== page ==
Like several of the items on this list, para cord could easily be skipped because rope can always be fashioned out of vegetation.  However, having tried many times to make strong rope from vegetation, the results are often quite difficult to achieve.  Since we only have to survive for a few months, para cord is a no-brainer.

Swedish Fish… from Sweden

Yes, people. Swedish fish.  How am I supposed to live through the collapse of civilization without the bare minimum in nutrition?  And if we’re going to have Swedish Fish, we might as well have the good kind.

This year I ate Swedish fish FROM Sweden and they were delicious, multi-colored, and much larger than the kind that Crap-Mart gives us.  As soon as civilization collapses, I’m headed to Sweden and I will be looting Swedish fish from every grocery store in the country.  Try and stop me–I have a Ka-bar Survival Knife.

mre10 MREs

MREs are a blight on society–but when society no longer exists, it’s chow time.  Being a military kid, I grew up eating MREs when we went camping.  The crackers and jelly taste like horse fat, and the chocolate candy tastes like rancid chalk.

It isn’t a glamorous meal, but the military has spent millions of dollars developing them for a reason.  MREs are easily stored and carried, are loaded with calories, and provide passable food for those without tastebuds.

You are sure to run out of food before the Pentagon looks like a pentagon again, but having a stockpile of food will get you through the first few days and any trouble spots.

Conclusion

What did I miss?  Is the list completely wrong?  Let me know in a comment, and I’ll see you at Armageddon.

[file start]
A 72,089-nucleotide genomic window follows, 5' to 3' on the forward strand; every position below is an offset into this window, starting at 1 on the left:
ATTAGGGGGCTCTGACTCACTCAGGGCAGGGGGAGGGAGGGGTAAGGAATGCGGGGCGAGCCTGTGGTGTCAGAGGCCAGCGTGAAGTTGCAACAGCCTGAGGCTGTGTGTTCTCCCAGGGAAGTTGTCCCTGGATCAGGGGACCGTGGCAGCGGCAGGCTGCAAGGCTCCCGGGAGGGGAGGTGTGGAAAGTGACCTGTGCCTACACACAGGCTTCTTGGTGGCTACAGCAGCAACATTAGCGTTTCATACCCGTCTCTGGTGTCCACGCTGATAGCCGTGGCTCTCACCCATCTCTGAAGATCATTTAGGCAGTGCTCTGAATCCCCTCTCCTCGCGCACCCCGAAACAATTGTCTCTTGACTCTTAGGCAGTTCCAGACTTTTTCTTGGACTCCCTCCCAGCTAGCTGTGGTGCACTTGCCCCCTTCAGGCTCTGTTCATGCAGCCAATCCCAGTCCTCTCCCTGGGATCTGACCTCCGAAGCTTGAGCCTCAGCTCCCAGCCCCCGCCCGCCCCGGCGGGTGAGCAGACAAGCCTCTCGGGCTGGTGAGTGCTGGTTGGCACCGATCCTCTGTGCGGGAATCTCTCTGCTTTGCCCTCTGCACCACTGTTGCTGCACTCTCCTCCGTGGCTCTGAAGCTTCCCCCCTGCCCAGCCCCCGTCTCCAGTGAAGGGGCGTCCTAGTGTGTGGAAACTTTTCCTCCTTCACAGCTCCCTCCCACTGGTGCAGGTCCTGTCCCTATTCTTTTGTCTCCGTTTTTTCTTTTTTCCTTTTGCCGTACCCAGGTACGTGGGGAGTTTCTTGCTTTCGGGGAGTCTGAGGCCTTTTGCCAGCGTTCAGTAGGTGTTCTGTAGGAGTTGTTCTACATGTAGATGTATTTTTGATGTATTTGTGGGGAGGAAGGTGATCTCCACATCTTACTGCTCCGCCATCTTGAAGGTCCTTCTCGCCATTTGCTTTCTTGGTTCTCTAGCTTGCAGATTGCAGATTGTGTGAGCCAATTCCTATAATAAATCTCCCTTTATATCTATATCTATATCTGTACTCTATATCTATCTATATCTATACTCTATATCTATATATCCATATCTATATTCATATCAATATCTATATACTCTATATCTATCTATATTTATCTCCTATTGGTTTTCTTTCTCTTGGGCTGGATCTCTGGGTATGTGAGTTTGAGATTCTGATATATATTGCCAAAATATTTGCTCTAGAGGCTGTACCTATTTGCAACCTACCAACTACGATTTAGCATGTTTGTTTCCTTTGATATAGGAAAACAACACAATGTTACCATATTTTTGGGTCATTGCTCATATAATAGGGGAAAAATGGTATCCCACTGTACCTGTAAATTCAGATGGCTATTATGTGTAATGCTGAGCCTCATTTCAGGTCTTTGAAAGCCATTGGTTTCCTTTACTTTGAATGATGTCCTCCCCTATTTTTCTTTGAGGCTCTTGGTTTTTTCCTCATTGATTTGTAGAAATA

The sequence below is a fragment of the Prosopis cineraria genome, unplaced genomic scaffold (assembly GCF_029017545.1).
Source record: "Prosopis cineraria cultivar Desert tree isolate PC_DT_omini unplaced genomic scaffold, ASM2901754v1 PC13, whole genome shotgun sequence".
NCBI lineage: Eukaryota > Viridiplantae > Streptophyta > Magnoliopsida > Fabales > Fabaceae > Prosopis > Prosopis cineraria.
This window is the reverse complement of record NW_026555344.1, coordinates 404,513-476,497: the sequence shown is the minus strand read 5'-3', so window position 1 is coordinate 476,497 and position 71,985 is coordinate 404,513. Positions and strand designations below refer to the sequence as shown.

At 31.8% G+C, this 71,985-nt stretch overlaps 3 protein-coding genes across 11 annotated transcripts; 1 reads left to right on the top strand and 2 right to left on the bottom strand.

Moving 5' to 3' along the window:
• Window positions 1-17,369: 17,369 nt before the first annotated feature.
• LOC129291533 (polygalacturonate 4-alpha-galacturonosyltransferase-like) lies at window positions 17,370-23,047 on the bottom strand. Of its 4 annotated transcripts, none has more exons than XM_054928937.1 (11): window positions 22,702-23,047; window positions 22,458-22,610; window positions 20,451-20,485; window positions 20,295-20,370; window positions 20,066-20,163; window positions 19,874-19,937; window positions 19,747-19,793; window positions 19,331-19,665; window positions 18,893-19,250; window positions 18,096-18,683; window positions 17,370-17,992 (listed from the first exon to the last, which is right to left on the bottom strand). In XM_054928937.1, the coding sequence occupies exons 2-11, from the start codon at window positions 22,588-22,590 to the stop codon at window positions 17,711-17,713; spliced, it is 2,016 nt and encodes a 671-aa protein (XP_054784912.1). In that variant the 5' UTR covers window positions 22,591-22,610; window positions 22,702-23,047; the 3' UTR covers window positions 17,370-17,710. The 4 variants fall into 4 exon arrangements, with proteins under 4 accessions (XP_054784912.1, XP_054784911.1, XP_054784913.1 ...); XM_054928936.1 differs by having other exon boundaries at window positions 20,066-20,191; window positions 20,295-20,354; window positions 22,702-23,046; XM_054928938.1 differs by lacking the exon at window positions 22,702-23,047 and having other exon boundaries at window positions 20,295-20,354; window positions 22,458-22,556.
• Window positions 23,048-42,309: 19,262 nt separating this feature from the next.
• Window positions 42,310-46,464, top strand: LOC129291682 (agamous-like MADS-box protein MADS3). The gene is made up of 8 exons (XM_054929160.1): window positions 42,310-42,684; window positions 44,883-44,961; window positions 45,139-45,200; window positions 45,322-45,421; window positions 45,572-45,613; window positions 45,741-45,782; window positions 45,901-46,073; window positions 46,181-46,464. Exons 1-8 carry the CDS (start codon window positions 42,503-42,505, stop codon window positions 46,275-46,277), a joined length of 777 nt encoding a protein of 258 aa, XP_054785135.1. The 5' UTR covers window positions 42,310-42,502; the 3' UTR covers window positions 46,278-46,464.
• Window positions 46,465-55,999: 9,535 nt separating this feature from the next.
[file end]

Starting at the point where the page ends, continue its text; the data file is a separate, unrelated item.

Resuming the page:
Comments

    1. Excellent! Hardly anyone mentions this for prepping, but a stash of good books can keep you from going nuts. Don’t forget to include some on first aid, gardening, dressing game, trapping and other useful stuff.

    1. Author

      Yes, when a zombie rips my limb off I’ll put a band-aid on it. That’ll make me feel much better.

  1. I would certainly add a Light My Fire firesteel set. I have been using the Scout model and love it!

  2. I’ll take a couple of disposable Bic lighters over Zippo or any of the butane models. Fuel & flints are going to be the problem, though the Zippo will work on gasoline if you’re careful — and clean the thing daily. But a standard Bic lighter will light 2 packs of cigs a day for about three months — or a couple of thousand short lights.

    Bics have a LONG shelf life. I’ve had them sitting around for two or three yrs in an unused jacket pocket & they work fine And if it gets completely soaked, just let it dry a bit & it’s as good as new; not so for a submerged Zippo. All this for slightly more than a buck … can’t go wrong. And they’re damned fine trade goods for those who didn’t plan ahead. Once they’ve tried rubbing sticks together a few times, they’ll trade anything, including their virgin daughters, for something that will light 1000 campfires or more.

    Secondarily — Bics have a lot more flint than they need, so they can strike lots of sparks even when they run out of fuel. With some needlenose pliers & some practice, you can extract over a quarter inch of good flint from a “dead” Bic — and then trade it to the Zippo owners when they run out.

    Only get Bic. The Asian clones are absolutely undependable junk.

    I plan on having several other long-term means of making fire, but those 40 or so Bics I’ve got stashed give me a warm fuzzy feeling. Like all those P-38 and P-51 can openers stashed in a drawer.